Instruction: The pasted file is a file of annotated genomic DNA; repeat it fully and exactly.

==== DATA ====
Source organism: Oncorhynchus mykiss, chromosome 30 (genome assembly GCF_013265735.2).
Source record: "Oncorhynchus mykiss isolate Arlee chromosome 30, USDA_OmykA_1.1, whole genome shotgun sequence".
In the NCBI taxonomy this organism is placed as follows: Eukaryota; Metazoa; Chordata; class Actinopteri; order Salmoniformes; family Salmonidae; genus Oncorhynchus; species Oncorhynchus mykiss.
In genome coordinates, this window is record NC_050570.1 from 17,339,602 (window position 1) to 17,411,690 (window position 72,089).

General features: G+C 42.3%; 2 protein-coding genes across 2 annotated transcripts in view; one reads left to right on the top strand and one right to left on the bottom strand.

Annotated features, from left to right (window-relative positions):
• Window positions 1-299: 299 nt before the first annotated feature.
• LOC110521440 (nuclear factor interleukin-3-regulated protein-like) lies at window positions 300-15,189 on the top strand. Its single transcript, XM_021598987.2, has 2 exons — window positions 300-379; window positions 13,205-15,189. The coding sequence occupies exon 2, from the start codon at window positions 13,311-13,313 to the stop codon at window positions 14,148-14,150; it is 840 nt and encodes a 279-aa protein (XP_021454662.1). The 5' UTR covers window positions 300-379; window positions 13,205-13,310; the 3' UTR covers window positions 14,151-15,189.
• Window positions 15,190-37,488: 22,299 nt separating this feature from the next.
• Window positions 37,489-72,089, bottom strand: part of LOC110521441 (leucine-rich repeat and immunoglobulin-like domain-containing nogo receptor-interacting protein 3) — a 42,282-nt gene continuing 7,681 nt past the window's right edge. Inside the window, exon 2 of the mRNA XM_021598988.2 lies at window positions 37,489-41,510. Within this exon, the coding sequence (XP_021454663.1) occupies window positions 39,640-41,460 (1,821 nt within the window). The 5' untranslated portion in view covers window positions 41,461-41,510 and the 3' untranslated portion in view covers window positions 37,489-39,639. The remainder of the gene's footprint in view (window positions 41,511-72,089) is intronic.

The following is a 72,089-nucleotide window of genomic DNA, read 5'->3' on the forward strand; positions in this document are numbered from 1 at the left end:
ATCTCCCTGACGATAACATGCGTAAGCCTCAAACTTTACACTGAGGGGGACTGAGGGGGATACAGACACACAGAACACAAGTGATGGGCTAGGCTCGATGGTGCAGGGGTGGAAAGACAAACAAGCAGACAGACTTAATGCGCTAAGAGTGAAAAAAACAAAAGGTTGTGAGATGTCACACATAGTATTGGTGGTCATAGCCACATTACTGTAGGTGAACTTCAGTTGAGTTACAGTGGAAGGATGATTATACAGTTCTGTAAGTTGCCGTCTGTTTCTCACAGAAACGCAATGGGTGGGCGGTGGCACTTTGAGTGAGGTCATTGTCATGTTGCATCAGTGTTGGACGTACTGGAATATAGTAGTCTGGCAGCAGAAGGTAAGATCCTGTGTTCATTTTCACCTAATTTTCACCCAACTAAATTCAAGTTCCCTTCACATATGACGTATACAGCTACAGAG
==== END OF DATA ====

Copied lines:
Source organism: Oncorhynchus mykiss, chromosome 30 (genome assembly GCF_013265735.2).
Source record: "Oncorhynchus mykiss isolate Arlee chromosome 30, USDA_OmykA_1.1, whole genome shotgun sequence".
In the NCBI taxonomy this organism is placed as follows: Eukaryota; Metazoa; Chordata; class Actinopteri; order Salmoniformes; family Salmonidae; genus Oncorhynchus; species Oncorhynchus mykiss.
In genome coordinates, this window is record NC_050570.1 from 17,339,602 (window position 1) to 17,411,690 (window position 72,089).

General features: G+C 42.3%; 2 protein-coding genes across 2 annotated transcripts in view; one reads left to right on the top strand and one right to left on the bottom strand.

Annotated features, from left to right (window-relative positions):
• Window positions 1-299: 299 nt before the first annotated feature.
• LOC110521440 (nuclear factor interleukin-3-regulated protein-like) lies at window positions 300-15,189 on the top strand. Its single transcript, XM_021598987.2, has 2 exons — window positions 300-379; window positions 13,205-15,189. The coding sequence occupies exon 2, from the start codon at window positions 13,311-13,313 to the stop codon at window positions 14,148-14,150; it is 840 nt and encodes a 279-aa protein (XP_021454662.1). The 5' UTR covers window positions 300-379; window positions 13,205-13,310; the 3' UTR covers window positions 14,151-15,189.
• Window positions 15,190-37,488: 22,299 nt separating this feature from the next.
• Window positions 37,489-72,089, bottom strand: part of LOC110521441 (leucine-rich repeat and immunoglobulin-like domain-containing nogo receptor-interacting protein 3) — a 42,282-nt gene continuing 7,681 nt past the window's right edge. Inside the window, exon 2 of the mRNA XM_021598988.2 lies at window positions 37,489-41,510. Within this exon, the coding sequence (XP_021454663.1) occupies window positions 39,640-41,460 (1,821 nt within the window). The 5' untranslated portion in view covers window positions 41,461-41,510 and the 3' untranslated portion in view covers window positions 37,489-39,639. The remainder of the gene's footprint in view (window positions 41,511-72,089) is intronic.

The following is a 72,089-nucleotide window of genomic DNA, read 5'->3' on the forward strand; positions in this document are numbered from 1 at the left end:
ATCTCCCTGACGATAACATGCGTAAGCCTCAAACTTTACACTGAGGGGGACTGAGGGGGATACAGACACACAGAACACAAGTGATGGGCTAGGCTCGATGGTGCAGGGGTGGAAAGACAAACAAGCAGACAGACTTAATGCGCTAAGAGTGAAAAAAACAAAAGGTTGTGAGATGTCACACATAGTATTGGTGGTCATAGCCACATTACTGTAGGTGAACTTCAGTTGAGTTACAGTGGAAGGATGATTATACAGTTCTGTAAGTTGCCGTCTGTTTCTCACAGAAACGCAATGGGTGGGCGGTGGCACTTTGAGTGAGGTCATTGTCATGTTGCATCAGTGTTGGACGTACTGGAATATAGTAGTCTGGCAGCAGAAGGTAAGATCCTGTGTTCATTTTCACCTAATTTTCACCCAACTAAATTCAAGTTCCCTTCACATATGACGTATACAGCTACAGAG